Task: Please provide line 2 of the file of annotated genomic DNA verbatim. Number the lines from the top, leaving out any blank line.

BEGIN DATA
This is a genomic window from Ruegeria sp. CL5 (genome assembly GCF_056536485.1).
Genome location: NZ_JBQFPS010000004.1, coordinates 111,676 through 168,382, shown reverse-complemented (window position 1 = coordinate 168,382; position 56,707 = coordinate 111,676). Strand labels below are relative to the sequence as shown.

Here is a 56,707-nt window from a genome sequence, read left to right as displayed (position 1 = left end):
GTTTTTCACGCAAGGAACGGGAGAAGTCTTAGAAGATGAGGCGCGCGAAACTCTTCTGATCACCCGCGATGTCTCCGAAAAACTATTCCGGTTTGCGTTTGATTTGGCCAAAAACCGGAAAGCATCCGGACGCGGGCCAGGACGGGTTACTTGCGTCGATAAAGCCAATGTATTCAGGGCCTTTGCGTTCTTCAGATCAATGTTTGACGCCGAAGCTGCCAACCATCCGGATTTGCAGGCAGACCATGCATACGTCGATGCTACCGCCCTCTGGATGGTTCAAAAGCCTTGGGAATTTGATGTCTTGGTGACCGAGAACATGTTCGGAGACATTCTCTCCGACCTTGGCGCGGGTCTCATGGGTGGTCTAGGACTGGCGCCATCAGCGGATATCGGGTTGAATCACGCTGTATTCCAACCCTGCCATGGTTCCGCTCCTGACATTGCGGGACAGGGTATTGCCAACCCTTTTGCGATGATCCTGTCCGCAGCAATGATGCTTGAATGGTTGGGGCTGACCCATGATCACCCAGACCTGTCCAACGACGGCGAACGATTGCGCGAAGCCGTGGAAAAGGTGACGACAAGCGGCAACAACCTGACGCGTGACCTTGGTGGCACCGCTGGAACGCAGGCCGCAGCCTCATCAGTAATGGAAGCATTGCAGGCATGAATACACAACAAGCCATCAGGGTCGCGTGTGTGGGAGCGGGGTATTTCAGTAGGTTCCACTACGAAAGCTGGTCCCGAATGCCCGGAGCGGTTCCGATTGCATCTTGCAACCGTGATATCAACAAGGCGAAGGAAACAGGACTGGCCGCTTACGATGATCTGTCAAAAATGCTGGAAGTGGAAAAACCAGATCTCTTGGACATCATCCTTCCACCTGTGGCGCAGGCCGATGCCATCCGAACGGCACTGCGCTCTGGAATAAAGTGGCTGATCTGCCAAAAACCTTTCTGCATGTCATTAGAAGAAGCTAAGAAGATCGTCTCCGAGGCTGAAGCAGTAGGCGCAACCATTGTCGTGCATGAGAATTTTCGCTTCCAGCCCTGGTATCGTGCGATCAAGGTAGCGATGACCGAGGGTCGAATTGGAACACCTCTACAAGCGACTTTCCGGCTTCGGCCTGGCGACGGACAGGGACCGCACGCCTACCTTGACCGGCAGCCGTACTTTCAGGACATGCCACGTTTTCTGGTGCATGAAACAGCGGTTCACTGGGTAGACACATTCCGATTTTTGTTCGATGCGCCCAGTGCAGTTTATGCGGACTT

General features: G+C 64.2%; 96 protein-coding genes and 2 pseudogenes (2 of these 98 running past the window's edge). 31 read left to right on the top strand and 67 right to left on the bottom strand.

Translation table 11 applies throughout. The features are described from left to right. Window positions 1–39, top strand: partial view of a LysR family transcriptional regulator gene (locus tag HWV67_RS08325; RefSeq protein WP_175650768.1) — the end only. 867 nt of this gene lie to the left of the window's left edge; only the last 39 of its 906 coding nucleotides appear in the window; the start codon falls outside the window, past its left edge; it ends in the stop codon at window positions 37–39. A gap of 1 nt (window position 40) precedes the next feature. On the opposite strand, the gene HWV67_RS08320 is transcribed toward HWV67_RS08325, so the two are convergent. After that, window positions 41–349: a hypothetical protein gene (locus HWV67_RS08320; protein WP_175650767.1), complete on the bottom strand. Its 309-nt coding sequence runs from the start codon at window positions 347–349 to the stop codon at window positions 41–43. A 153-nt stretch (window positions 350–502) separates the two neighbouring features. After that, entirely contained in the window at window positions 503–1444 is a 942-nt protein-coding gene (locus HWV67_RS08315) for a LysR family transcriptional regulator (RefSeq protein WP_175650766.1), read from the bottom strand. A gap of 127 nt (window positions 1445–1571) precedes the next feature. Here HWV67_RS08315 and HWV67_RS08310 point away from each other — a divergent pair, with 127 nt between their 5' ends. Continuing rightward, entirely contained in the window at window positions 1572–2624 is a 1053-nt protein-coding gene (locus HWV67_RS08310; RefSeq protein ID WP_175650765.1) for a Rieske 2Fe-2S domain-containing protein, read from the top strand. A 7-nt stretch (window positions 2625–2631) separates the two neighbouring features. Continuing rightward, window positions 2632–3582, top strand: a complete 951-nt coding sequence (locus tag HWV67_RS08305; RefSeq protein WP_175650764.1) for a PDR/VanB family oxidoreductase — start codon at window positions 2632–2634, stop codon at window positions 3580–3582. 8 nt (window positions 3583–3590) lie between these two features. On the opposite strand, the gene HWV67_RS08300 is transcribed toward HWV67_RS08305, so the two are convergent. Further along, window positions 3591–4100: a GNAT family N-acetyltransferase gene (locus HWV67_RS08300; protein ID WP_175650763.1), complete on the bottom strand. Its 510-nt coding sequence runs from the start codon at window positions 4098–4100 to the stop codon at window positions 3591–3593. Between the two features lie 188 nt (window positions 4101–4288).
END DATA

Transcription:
Genome location: NZ_JBQFPS010000004.1, coordinates 111,676 through 168,382, shown reverse-complemented (window position 1 = coordinate 168,382; position 56,707 = coordinate 111,676). Strand labels below are relative to the sequence as shown.